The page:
At a joint CEC and CPUC workshop last week, the agencies agreed that deploying microgrids as fast as possible could prevent blackouts during wildfires and power shutoffs. The challenge will be making them financeable and make them environmentally friendly.

“We have got to get cleaner and quieter backup,” CPUC President Marybel Batjer said at the workshop.

The CPUC recently approved PG&E installing more than 300 MW of diesel backup in high-risk fire zones across its territory to keep the lights on during PSPS events. The microgrids allow power to be shutoff where power lines are most likely to spark more wildfires, without taking down hundreds of thousands of customers. At the time of the decision, the CPUC agreed that reliability was critical, and diesel backup while not optimal, won out over air quality and health issues.

The CPUC recently also approved a rulemaking requiring the IOUs to ease the way for third-party microgrids, including simplifying interconnection agreements that now take many months. But many of the third-party microgrids are diesel-fueled.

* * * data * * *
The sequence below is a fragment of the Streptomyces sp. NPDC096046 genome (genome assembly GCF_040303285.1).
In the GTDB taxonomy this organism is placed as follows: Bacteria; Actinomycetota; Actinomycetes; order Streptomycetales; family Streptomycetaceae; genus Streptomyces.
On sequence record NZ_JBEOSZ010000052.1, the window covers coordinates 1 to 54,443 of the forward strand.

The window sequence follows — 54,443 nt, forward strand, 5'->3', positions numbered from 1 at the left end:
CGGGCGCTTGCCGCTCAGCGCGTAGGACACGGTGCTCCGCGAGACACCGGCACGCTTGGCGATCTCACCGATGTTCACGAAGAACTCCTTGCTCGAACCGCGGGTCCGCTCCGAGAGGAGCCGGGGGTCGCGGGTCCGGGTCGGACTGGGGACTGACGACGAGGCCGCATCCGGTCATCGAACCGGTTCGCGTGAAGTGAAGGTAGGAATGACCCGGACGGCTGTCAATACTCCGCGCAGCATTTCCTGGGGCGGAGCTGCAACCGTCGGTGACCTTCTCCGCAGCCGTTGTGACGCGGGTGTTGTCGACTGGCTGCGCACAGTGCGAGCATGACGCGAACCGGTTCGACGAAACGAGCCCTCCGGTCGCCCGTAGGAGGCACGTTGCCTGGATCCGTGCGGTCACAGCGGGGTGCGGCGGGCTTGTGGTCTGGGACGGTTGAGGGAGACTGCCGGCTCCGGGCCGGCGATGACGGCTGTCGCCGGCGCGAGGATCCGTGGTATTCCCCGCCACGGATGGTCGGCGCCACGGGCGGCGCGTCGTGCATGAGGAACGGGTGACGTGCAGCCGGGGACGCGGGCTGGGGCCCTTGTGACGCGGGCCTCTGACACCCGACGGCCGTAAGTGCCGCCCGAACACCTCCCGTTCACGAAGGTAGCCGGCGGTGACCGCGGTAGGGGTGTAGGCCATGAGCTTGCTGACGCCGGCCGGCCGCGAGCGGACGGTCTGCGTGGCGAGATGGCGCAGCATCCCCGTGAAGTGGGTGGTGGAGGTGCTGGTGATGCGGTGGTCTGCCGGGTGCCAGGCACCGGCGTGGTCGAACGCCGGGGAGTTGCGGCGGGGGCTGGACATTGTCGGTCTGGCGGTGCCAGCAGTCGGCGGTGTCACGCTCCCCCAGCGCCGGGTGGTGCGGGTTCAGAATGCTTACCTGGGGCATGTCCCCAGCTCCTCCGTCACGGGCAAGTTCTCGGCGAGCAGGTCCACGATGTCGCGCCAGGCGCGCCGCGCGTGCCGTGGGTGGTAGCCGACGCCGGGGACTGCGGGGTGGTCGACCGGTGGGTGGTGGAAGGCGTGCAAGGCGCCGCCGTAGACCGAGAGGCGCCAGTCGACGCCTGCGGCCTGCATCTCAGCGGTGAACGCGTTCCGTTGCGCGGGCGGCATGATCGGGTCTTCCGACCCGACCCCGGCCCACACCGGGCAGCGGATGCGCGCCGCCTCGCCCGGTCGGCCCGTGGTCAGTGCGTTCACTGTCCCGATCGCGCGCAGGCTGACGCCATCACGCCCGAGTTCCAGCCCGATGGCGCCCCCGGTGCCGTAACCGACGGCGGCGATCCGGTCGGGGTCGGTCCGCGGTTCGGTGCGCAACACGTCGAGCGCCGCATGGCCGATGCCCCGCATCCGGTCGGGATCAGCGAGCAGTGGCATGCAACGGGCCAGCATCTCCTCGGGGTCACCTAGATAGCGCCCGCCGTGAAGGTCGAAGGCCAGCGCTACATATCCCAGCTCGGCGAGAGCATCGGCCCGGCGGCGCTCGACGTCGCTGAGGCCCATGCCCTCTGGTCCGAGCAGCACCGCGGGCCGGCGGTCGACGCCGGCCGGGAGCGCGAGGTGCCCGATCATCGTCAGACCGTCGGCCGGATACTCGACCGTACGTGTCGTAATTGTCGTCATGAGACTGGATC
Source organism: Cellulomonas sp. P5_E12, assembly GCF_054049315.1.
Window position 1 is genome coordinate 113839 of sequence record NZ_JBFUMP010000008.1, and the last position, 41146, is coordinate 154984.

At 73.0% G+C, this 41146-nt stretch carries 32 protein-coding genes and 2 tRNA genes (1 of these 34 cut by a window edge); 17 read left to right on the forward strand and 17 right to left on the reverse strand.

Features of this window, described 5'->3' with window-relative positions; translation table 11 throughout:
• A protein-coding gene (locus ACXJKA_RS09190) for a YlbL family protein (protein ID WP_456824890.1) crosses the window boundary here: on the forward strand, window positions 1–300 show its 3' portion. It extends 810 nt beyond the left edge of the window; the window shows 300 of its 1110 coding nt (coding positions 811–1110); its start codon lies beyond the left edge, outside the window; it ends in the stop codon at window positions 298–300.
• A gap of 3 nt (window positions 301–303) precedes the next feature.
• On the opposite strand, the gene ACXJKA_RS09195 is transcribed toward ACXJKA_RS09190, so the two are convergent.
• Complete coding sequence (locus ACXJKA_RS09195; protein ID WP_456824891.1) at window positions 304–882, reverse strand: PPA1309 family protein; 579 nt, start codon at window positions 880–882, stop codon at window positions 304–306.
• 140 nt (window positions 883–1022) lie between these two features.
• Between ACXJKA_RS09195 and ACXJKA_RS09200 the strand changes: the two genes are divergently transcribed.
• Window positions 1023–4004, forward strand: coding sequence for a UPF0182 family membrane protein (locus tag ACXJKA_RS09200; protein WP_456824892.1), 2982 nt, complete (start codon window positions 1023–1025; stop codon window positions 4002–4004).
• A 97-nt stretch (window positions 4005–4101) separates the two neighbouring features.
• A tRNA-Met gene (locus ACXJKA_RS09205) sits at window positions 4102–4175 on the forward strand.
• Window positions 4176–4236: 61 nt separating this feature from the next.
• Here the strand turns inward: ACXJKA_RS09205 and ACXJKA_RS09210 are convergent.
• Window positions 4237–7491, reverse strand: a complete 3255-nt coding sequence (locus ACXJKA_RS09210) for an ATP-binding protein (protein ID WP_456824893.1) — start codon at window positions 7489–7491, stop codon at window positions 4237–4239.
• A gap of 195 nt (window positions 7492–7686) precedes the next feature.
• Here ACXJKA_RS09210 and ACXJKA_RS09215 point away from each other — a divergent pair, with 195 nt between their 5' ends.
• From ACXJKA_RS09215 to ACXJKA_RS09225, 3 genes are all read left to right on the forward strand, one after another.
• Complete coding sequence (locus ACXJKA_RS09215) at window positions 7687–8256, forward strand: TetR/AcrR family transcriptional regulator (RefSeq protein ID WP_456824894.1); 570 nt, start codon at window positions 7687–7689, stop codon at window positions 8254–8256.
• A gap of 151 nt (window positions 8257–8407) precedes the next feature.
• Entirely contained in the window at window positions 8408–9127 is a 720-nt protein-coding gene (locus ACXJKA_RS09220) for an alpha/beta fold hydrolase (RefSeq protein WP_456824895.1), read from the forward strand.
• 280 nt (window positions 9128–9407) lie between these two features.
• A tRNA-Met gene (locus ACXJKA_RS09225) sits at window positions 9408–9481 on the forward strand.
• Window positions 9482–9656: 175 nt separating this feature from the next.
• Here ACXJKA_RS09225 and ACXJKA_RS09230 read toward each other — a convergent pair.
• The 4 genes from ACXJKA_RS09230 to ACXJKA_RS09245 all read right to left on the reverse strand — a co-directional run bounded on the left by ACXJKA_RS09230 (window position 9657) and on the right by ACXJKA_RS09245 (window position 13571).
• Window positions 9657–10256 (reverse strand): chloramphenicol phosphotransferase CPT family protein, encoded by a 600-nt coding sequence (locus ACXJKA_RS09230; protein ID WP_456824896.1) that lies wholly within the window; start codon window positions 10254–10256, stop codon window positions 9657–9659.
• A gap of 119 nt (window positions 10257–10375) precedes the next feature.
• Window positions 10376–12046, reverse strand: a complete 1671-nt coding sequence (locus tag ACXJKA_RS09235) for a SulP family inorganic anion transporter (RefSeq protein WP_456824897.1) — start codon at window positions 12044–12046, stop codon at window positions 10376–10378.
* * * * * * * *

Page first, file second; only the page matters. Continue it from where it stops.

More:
CEC Chair David Hochschild added that solar and other renewable microgrids can help keep the lights on and be part of a clean energy future. He suggested using discarded electric vehicle batteries in microgrids, noting that EV owners usually replace the battery when the capacity falls by about 25%.

CEC staffer Mike Gravely urged the agencies to hasten the transition to non-polluting microgrids, by allowing the value of clean air to somehow be counted/valued. Others added that other benefits of microgrids also are being left out of cost considerations, but ultimately making microgrids more affordable also necessitates getting rid of departing load charges imposed by the private utilities.

The CEC and CPUC will likely hold more discussions on microgrids as part of the 2020 Integrated Energy Policy Report Update.